Claudius, 41-54. Sestertius (Orichalcum, 36 mm, 33.06 g, 12 h), Rome, circa 41-50. TI CLAVDIVS CAESAR•AVG P M TR P IMP Laureate head of Claudius to right. Rev. NERO CLAVDIVS DRVSVS GERMAN IMP The Arch of Nero Claudius Drusus: monumental triumphal arch consisting of a single arch and decorated piers set on raised base with four columns supporting ornate attic; attic containing central pediment decorated with simpulum and litui on either side; clipeus and ewer in flanking panels; attic surmounted by statue of Nero Claudius Drusus on horseback to right between two Germanic trophies, striking downwards with spear held in his right hand. BMC 122. CBN 162. Cohen 48. RIC 98. A bold and impressive piece with attractive orichalcum highlights. Minor smoothing, otherwise, about extremely fine.
From the collection of Dipl.-Ing. Adrian Lang, ex Numismatica Ars Classica 97, 12 December 2016, 328, UBS 78, 9-10 September 2008, 1418, and previously privately acquired from Münzhandlung Basel.
When Octavian fell in love with Livia in 39 BC, she was pregnant by her first husband Tiberius Claudius Nero, who agreed to divorce her to please his master. Drusus was born in early 38 BC, just months after Octavian had married his mother, and he and his older brother, Tiberius, subsequently grew up in their stepfather's household. As they came of age, Octavian - now Augustus - gradually started entrusting his stepsons with important duties, and when the Roman army launched a series of offensives against barbarian tribes in central and northern Germany in 12-9 BC, it was Drusus who led the charge.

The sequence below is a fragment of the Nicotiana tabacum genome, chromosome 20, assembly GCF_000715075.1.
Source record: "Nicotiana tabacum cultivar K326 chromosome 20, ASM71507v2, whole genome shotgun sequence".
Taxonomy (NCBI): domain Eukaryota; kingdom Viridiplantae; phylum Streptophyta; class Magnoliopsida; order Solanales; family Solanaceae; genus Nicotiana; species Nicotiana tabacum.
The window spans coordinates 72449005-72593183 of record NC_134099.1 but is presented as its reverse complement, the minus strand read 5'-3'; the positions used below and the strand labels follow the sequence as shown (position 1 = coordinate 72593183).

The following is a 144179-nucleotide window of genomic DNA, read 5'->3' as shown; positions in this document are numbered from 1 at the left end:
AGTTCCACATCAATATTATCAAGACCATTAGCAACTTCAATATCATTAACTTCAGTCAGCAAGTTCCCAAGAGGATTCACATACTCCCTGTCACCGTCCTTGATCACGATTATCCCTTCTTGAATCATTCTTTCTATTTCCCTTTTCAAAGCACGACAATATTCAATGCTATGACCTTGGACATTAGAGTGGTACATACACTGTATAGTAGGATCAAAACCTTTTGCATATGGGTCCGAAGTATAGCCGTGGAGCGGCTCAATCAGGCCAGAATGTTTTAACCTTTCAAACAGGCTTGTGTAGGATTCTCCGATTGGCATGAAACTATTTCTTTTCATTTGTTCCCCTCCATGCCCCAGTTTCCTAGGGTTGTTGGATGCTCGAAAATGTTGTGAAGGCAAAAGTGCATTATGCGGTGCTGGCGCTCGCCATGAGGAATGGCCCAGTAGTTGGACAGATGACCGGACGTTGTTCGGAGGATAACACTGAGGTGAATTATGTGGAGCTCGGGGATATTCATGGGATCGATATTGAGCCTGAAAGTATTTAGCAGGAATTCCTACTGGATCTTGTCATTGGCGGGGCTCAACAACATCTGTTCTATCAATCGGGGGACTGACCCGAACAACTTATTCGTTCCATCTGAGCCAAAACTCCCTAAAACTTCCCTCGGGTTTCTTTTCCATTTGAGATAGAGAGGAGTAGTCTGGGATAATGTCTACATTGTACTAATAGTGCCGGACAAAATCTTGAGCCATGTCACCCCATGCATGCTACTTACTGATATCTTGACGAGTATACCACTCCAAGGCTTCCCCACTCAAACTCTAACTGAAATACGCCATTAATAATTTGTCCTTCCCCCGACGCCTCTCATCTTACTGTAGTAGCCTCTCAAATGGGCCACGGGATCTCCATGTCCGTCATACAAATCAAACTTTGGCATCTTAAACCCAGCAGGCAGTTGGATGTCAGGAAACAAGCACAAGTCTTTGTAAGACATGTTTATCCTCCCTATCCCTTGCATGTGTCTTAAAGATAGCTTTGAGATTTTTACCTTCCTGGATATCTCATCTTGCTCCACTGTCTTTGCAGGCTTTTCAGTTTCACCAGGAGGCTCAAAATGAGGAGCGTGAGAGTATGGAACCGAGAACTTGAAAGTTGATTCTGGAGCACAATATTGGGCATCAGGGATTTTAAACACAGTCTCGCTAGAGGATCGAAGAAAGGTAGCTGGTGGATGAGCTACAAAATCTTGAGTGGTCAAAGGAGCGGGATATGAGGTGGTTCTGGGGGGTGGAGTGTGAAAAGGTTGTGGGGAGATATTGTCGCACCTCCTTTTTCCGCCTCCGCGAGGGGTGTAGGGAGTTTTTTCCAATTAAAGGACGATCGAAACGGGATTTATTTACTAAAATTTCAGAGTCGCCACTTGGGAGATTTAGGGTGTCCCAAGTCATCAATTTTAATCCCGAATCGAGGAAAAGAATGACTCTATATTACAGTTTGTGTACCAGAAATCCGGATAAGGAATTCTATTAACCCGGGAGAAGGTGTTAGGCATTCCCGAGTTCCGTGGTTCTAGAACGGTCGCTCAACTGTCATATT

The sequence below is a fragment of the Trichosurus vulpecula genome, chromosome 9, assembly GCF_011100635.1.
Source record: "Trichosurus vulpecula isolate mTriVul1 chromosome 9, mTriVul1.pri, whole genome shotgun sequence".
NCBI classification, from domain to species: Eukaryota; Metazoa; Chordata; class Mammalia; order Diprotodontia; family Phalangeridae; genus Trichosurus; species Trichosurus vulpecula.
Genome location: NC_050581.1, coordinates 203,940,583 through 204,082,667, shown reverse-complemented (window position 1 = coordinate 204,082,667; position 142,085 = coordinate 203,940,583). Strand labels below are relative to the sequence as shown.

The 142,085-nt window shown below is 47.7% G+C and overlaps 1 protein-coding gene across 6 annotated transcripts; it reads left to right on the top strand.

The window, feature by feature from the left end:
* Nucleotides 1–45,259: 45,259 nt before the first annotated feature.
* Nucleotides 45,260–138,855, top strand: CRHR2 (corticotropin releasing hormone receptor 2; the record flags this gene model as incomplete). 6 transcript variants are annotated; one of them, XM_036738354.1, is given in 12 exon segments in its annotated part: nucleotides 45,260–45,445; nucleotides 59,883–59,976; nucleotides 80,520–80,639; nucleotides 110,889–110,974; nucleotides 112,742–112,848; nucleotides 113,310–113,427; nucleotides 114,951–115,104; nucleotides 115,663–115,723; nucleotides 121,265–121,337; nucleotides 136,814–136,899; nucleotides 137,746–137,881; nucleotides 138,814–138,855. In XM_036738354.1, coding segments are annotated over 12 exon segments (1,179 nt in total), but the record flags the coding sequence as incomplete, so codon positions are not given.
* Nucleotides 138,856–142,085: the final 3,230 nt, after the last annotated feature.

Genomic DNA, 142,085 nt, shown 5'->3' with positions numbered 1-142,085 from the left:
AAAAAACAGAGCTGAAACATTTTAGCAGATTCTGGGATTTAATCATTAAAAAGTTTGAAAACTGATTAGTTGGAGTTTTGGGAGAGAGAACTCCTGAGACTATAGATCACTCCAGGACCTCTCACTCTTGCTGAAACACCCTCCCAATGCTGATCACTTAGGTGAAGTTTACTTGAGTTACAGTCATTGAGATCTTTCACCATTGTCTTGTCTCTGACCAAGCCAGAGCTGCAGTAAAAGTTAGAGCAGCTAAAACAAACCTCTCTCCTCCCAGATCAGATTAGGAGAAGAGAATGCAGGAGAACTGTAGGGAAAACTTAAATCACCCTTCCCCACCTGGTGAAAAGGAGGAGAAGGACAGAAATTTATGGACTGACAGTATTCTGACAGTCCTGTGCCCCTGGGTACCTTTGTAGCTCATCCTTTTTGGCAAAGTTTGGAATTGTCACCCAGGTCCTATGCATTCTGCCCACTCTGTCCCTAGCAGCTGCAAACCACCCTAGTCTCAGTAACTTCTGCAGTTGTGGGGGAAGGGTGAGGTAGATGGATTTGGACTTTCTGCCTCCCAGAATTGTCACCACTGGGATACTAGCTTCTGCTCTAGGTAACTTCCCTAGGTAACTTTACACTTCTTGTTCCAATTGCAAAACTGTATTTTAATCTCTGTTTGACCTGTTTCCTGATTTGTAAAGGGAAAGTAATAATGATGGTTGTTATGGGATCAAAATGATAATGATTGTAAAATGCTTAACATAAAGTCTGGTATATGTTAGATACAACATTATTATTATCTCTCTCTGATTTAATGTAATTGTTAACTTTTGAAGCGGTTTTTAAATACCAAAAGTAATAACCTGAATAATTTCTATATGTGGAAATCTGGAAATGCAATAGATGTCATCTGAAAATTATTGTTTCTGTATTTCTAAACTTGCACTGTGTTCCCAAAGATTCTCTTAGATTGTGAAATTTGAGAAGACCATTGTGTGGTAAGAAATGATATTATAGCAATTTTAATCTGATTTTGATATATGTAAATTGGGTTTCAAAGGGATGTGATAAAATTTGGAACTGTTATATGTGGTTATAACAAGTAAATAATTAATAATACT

The young general proved to be an able commander, for he defeated his enemies in several battles and pushed deep into their heartlands. In commemoration of these victories, Augustus commissioned the triumphal arch shown on the reverse of this beautiful sestertius of Claudius, Drusus' own son, who, as an often-belittled stutterer with congenital deformities, clearly attempted to confer some of his father's glory as a successful general upon himself.